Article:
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Estimation and shifting focus from absolute to relative

Published 7/3/2015

Estimation is so hard to do. Today, I talk about overcoming estimation obstacles, and some tactics to help you along the way.

It's difficult to know what we're capable of, especially if we haven't nailed down a routine. Even if you do have a routine down, you can't predict the future. How do we get around this when scoping a project?

I'll dig into this and many other questions about estimation and how we can make estimations work in our favor.

Don't forget to vote for Developer Tea as podcast of the year in the 16th Annual Net Awards!

Thanks to today's sponsor: Digital Ocean

Today's episode is presented by DigitalOcean. Go to https://digitalocean.com to get started, and use the promo code "DEVELOPER TEA" at the checkout after you create your account to get a $10 credit!

I hope you've enjoyed this episode. Until next time,

Enjoy your tea.

Transcript (Generated by OpenAI Whisper)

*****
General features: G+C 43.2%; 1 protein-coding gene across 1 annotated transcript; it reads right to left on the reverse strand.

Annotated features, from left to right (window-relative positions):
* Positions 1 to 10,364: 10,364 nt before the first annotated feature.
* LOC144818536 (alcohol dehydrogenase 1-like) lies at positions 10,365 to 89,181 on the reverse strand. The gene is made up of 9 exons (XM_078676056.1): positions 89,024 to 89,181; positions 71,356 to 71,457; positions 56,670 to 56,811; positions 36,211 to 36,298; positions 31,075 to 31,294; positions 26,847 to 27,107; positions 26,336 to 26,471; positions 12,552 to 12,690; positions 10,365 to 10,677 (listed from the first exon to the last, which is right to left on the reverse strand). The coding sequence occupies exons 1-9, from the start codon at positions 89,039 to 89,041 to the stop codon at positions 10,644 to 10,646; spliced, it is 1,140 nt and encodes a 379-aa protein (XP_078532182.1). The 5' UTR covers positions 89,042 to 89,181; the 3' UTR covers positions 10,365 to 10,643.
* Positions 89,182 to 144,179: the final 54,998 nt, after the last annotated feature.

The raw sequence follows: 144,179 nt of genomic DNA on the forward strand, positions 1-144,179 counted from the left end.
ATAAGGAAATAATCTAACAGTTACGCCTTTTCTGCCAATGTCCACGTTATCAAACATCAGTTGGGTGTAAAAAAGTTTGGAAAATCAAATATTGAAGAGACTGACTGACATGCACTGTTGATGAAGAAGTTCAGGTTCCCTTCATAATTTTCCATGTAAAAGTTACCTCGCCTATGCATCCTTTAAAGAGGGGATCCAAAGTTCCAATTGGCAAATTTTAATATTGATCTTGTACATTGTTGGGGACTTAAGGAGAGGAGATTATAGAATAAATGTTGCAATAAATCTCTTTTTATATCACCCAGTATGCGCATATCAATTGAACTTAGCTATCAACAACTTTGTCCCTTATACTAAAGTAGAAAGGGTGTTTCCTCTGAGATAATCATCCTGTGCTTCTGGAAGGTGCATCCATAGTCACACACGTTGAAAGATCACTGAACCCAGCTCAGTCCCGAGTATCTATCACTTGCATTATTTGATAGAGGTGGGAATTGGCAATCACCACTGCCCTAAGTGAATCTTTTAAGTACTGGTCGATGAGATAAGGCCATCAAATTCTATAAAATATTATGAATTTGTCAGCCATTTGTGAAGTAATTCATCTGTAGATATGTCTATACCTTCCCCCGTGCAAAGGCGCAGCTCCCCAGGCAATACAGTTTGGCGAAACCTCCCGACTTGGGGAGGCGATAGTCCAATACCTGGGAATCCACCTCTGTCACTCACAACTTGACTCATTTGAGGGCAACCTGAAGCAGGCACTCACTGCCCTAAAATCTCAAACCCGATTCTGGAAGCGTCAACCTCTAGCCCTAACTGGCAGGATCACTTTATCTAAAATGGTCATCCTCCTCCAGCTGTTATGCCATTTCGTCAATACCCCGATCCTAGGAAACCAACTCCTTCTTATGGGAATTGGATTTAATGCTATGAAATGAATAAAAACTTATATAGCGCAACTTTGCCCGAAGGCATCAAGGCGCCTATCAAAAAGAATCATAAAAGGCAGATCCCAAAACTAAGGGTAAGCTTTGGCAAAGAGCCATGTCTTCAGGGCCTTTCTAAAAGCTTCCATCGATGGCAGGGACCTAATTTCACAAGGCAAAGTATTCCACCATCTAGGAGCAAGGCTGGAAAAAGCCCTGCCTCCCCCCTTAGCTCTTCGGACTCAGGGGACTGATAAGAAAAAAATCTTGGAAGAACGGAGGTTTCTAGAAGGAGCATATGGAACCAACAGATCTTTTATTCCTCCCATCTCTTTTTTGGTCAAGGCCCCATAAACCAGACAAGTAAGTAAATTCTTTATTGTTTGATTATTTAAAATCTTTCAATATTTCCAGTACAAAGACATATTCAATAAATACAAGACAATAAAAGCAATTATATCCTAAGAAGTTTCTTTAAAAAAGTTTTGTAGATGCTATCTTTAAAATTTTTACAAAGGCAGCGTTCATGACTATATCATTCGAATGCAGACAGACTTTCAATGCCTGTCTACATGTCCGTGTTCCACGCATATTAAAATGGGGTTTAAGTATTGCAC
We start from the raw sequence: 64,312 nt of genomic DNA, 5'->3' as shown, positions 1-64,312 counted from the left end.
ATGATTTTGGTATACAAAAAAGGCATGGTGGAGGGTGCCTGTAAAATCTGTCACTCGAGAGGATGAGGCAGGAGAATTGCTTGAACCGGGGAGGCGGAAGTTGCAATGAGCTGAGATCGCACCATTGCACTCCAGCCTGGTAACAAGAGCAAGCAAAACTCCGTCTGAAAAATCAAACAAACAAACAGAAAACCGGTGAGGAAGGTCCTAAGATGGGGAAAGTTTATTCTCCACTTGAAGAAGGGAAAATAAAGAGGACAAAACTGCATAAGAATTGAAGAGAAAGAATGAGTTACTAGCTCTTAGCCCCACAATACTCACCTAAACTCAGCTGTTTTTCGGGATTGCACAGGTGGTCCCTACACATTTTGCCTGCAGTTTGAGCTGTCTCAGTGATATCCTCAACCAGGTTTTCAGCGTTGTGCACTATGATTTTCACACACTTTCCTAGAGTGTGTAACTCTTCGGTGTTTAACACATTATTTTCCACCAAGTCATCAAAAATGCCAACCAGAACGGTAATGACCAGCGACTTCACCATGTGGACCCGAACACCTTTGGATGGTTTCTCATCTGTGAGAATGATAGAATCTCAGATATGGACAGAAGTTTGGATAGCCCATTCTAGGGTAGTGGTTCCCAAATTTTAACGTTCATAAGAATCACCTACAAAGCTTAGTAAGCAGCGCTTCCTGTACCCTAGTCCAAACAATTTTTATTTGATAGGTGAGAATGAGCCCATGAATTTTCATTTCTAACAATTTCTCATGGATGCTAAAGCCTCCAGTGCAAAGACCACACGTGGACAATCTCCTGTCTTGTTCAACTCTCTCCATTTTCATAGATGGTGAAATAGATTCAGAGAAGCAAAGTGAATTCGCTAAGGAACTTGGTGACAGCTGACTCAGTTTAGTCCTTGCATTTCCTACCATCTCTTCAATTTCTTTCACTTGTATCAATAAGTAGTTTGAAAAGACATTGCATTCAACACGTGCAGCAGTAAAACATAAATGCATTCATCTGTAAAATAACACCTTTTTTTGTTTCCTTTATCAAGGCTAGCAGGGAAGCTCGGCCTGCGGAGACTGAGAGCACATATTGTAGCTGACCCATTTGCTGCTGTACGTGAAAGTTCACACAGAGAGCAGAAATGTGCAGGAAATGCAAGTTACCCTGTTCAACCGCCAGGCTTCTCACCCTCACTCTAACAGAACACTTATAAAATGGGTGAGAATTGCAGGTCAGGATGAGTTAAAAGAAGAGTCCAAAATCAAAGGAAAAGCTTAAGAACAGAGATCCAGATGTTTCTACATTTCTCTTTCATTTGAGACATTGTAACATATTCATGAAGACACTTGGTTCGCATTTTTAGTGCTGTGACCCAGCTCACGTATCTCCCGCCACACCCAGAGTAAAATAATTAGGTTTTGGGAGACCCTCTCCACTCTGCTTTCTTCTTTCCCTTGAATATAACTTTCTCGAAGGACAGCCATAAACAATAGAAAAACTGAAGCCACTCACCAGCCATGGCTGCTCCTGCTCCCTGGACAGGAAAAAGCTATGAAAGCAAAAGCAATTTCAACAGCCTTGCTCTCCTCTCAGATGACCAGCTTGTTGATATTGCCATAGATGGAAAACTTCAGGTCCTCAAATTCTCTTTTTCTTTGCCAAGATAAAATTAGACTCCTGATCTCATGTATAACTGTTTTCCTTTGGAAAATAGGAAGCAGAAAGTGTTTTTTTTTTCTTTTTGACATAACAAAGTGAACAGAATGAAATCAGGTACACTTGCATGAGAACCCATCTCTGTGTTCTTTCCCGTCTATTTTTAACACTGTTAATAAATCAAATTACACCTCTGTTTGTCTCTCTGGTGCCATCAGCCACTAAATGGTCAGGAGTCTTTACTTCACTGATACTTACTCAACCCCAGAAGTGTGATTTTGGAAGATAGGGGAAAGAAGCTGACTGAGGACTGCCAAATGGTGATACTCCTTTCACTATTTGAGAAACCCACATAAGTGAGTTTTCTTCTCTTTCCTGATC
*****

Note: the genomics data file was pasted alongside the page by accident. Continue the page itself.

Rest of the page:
Hey everyone and welcome to Developer Tea. My name is Jonathan Cutrell and today I'm going to be talking a little bit about estimating. We are awful at estimating. That's not just me sharing my opinion. This is something that has been proven over and over. You've probably experienced it. You've probably seen it, especially if you work in an environment where estimation is a constant process. Estimation is so hard to do. Why is estimation hard to do? Oh, for a lot of fundamental reasons that have to do with our humanity. We aren't very good at estimation. And part of the reason we aren't good at estimations is because we never really found a need for estimation. We haven't lived long enough to see estimation become kind of a part of our necessary skill set in order to survive. Of course, it's a necessary skill set in order to scope most of the projects based on the business model of most agencies in today's world. We have to talk about estimation in a way that informs us and gives us a way of doing whatever it is the estimation is intended to do. How do we do something that we're fundamentally flawed at doing? First we have to understand our fundamental flaws. The first flaw is that we know what we are capable of. Quite often this is not the case. And very often it is in one direction or the other direction. We might be more capable of what we think we are on one day and we may be far overconfident on another day. Another problem is that we estimate based on average output rather than based on a daily output. Because if you were to look at my output or at your own output on a daily basis, you would find that output is not static. We do not have an absolute determining factor that explains what our average output is going to be. It is very much varied and it can vary from week to week or from day to day or from season to season or even year to year. Of course it helps if we are constantly ensuring that we have a regular process, that we have a routine that we follow as often as possible, that we unify our efforts as much as possible so that this estimation process becomes a little bit easier. We know what our basic output abilities are on an average day. Now that is simple to say but it is also quite difficult to implement in practice actually having a routine that allows you to estimate is one of the fundamental steps that is necessary in order to estimate properly and it is a fundamental flaw. We do not understand what we are capable of because we have not created a routine that allows us to measure what we are capable of. Perhaps just as important though is that even if we did know what we were capable of on an average basis, if we had a nailed down routine and we protected our hours, we knew exactly what we were planning on doing and we had figured out over time what our average output was, we can't predict the future very well either. We can't predict the unpredictable things that may happen to us. This includes things in your personal life as well as in the professional world around you. For example, if you are a web developer, imagine how little you would get done if for every project you had to rewrite a web server. Of course this is an exaggerated example but imagine a new tool that comes out that enables you to do something on every project that previously you had to do manually. Of course it is not always a positive thing. It is possible that in the future more and more browsers will cause you to have to do more and more cross browser work. These relatively unpredictable events cause a major difficulty when we are estimating. Finally, the primary means of estimation that most people use, which is time, is very difficult for humans to see in a volumetric manner. In other words, it's difficult for us to look at a task and assign to it a certain amount of time. As it turns out, humans are pretty good at estimating things that are half a day or less worth of energy. But anything more than that, it becomes kind of cloudy. It's difficult to determine how long it's going to take to build especially large features on a given software project. So estimating those large features is a very difficult process by nature. And especially so if you are estimating with a measure of time. Of course we can't defeat all of these problems, but there are some ways to get around these problems. I'm going to take a quick sponsor break and then we'll come back and talk about a few of those ways to get around these problems with estimation. Today's episode of Developer Tea is sponsored by DigitalOcean. DigitalOcean is simple cloud hosting built for developers. They're dedicated to offering the most intuitive and easy way to spin up a cloud server. And in just 55 seconds, you can deploy a solid state drive cloud server. Plan start at only $5 per month for 512 megabytes of RAM, a 20 gigabyte solid state drive, one CPU, and a full terabyte of transfer. In addition to offering simple and affordable SSD cloud hosting, DigitalOcean is dedicated to building out a strong community and supports open source software. They offer a vast collection of hosting tutorials and invite Developer To submit articles and they pay $50 per published piece. Deploy your SSD cloud server with DigitalOcean a day by going to digitalocean.com. Now DigitalOcean has been kind enough to provide Developer Tealisteners a discount of $10 when you use the code Developer Tea. So go to digitalocean.com and use the code Developer Teato get $10 off today and you'll get up and running with your own SSD cloud server in just 55 seconds. That's digitalocean.com. I've been talking about the natural difficulties that we have with estimation. Specifically, it's difficult to know what we're capable of, especially if we haven't nailed down a routine. But even if we do know what we're capable of, it's difficult to predict the future. It's especially difficult to predict external things that might happen to us that we don't really have any control over that we can't really affect in any particular way. Finally, I mentioned that it's very difficult for us to estimate the amount of time that it takes to do a particular task because it is fundamentally difficult for humans to perceive time in a volumetric way. In other words, to see time in such a way that it can be assigned to a particular task. So how do we get around these problems when we are scoping a project, when we are trying to estimate to scope a given project? As I mentioned before, we can't get around all of the problems. So one way to reduce the effects of these problems is to reduce the need for estimation as much as possible. One way of handling this is to provide different tiers of project types. For example, if you are an agency, you may have one very small project type, one medium project type, and a large project type. What this allows you to do is price all of your projects at one of those three tiers. Each of these tiers comes with their specific feature sets and the scope is already decided before you even start on the project. Of course, this isn't always realistic for every client, but this could work for many clients. This also alleviates the necessity to estimate based on the amount of time a given thing will take. Instead, you can take a project and a project's requirements and place it on your scale between small to large. As it turns out, humans are quite good at relative estimation. In other words, if you look at two cups, you can see which one is larger than the other cup, even though you don't know exactly how much larger. In fact, if you were to look at one cup, you couldn't say how many drops of water fit inside of that cup very easily. But you can relatively accurately look at a cup that is two times larger than another one and see that it is about two times larger than the other cup. So what do cups have to do with software development? Well, if you have a single size cup that you know what the size of it is, then measure everything else by that cup. Some people call this an anchor. The idea is that you are very familiar with this particular estimated piece that you've done it over and over. You know how much energy it takes. You know about how much time it takes to finish that particular piece. An often used example is a user authentication stack. If you think something will take about two times as long as a user authentication stack would take, then that gives you a relatively better estimation than if you were to try to estimate the thing on its own. My final tip for you today is to measure, evaluate, adjust, and repeat. This idea comes from the Agile methodology that you should iterate on the process of estimation. In every cycle, say every two weeks or so, you are given the opportunity to look at a set of tasks and estimate the amount of intentional energy it will take to accomplish those tasks. Two weeks later, you'll be able to look at what you actually did versus what you estimated you could do. If you consistently see that you're 5 or 10 or 15% over estimating or underestimating, then perhaps you adjust and re-estimate taking into account your natural tendency to over or under estimate. Eventually, over time, the data will inform your future estimations and make it more of a process than a guessing game. At the end of the day, though, estimation still is a hard problem to solve. So when possible, reduce the amount of estimation that is necessary in order for you to conduct business. Understand that humans are fundamentally flawed when it comes to estimation and focus on relative estimation over absolute estimation. Give yourself an anchor. Look at tasks with relation to previous tasks that you've accomplished and measure them with that relation in mind. I hope that you've enjoyed this episode of Developer Tea and I hope that estimation becomes a little bit easier for you every day. Thank you so much for listening and I hope you will listen again. If you have not voted for Developer Tea and the 16th Annual Net Awards, I'd appreciate your vote very much. This will mean a lot to the show's future and it is all because you all are listening and because you have nominated the show on the Net Awards. So if you would like to vote, go to bitley. That's bitley.ly slash vote t. All of that is lowercase. So bitley bitley bitley slash vote t. Thank you so much for listening and until next time, enjoy your tea.